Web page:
Tiny tod-shaped bacterial called Vibrio Cholerae within the small intestine cause cholera infections. Image Credit: University of Hawaii at Manoa

Dubai: The Algerian Health authority confirmed on Saturday that two people have died of cholera, while 139 have been hospitalised as the epidemic spreads to new areas.

“A 77-year-old woman died on Friday night and the tests proved that the cause of death was due to cholera,” Jamal Furar, Director-General of Preventative Diseases at the Algerian Ministry of Health, said at a news conference after meeting with officials from several ministries to assess the situation late on Saturday.

Furar added, “[The] cases were in four states: Algiers, Tebessa, Blida and Bouira, and the outbreak was linked to water contamination.”

Cholera is a disease caused by bacteria, and it is most frequently transmitted through contaminated water sources.

In recent months, several cases of water contamination have been reported in Algerian media, from contaminated water wells and sanitation problems to fruits and vegetables being irrigated with wastewater.

Algeria’s last major cholera outbreak was in 1979, when more than 94 people died.

Public anger rose as authorities delayed announcing the outbreak even though dozens have been hospitalised since the beginning of last week. Algerians accused the health minister, who at first spoke of 88 cases of food poisoning on August 20 at a press conference, of negligence.

On August 23, when the first man died, the official story being touted was still of food poisoning.

Several doctors quoted by the Algerian media accused the authorities of trying to cover up the spread of the disease and delay the announcement. They confirmed to media that they notified officials when the first symptoms began to show in some patients.

Hashtag “cholera in Algeria” has been trending on Twitter as Algerians took to social media to express their anger and ridicule authorities after the Director-General of Pasteur Institute, Dr Zubayr Harth, presented the initial information on the disease, stressing that Algeria is not the only country suffering from cholera. “It is in Yemen, Niger and Chad. Many countries have developed cholera and do not announce it ... while our policy in Algeria is transparency and it took political courage from authorities to announce the outbreak,” he had said.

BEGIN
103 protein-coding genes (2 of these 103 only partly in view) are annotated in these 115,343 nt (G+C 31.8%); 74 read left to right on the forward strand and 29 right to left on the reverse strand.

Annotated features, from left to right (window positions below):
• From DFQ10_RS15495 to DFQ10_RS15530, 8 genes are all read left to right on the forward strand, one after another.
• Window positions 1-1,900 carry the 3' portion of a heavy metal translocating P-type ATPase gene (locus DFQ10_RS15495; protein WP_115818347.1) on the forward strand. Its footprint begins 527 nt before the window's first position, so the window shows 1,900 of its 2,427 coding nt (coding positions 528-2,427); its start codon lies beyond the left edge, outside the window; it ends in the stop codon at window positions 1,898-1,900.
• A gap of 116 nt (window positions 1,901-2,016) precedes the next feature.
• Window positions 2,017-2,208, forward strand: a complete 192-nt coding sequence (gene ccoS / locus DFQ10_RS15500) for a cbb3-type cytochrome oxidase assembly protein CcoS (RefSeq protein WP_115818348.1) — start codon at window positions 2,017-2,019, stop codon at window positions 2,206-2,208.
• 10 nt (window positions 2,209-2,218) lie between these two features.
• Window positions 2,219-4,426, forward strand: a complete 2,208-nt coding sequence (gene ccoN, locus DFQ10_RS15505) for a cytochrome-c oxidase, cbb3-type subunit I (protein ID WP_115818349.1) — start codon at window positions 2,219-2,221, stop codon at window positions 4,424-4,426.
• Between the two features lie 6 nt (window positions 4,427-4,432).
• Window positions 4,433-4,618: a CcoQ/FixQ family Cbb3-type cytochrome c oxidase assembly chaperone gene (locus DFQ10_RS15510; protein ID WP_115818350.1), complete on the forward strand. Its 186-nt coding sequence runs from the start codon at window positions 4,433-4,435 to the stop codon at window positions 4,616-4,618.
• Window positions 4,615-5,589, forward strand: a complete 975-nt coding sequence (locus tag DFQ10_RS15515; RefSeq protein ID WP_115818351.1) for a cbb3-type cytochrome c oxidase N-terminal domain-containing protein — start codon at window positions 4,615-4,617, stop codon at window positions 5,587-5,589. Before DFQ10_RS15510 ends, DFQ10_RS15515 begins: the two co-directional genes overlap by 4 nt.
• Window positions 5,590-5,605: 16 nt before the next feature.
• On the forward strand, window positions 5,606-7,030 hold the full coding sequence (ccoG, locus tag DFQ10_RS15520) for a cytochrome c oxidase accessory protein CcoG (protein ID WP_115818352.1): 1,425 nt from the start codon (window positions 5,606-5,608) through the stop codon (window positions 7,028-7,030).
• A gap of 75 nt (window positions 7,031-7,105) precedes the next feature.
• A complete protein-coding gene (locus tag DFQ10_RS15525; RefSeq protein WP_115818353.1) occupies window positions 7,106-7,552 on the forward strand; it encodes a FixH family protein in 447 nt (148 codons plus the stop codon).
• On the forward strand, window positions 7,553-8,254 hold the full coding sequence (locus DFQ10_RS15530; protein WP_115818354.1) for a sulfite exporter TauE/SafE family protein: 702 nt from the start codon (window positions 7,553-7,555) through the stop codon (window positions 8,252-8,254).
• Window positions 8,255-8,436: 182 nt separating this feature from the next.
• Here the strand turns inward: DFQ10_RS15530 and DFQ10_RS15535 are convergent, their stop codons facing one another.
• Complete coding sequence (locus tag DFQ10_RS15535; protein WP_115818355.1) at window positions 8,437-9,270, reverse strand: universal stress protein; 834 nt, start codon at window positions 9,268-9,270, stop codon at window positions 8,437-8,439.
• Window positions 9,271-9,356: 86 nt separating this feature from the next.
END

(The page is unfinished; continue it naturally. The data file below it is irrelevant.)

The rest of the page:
An Algerian tweeted: “I've never imagined in my whole life to witness the moment when a hashtag about Cholera becomes a trend in my country. God be with the sick and punish who was the reason for the outbreak. They say political courage...!!! Shame and shame.... Quit! (sic)”


Another posted: “You taught us in history books that cholera spreads in countries of war and hunger. Is the disease evolving or is the country lagging behind?”


Morocco and Tunisia on alert

The dire situation in Algeria has prompted neighbouring countries Morocco and Tunisia to begin preventive measures. Thousands cross to and from Algeria daily to Tunisia.

Moroccan news website LE360 reported that the Moroccan minister of health, Anas Doukkali, has put his ministry on high alert to monitor and detect any possible cases of cholera. He also said that no case of the infection has been recorded in Morocco since 1997 and the risk of an outbreak in Morocco is very low.

Meanwhile, precautionary measures have been taken by Tunisian authorities. For one, citizens have been advised not to consume water from unknown sources and to wash fruits and vegetables thoroughly with disinfectant.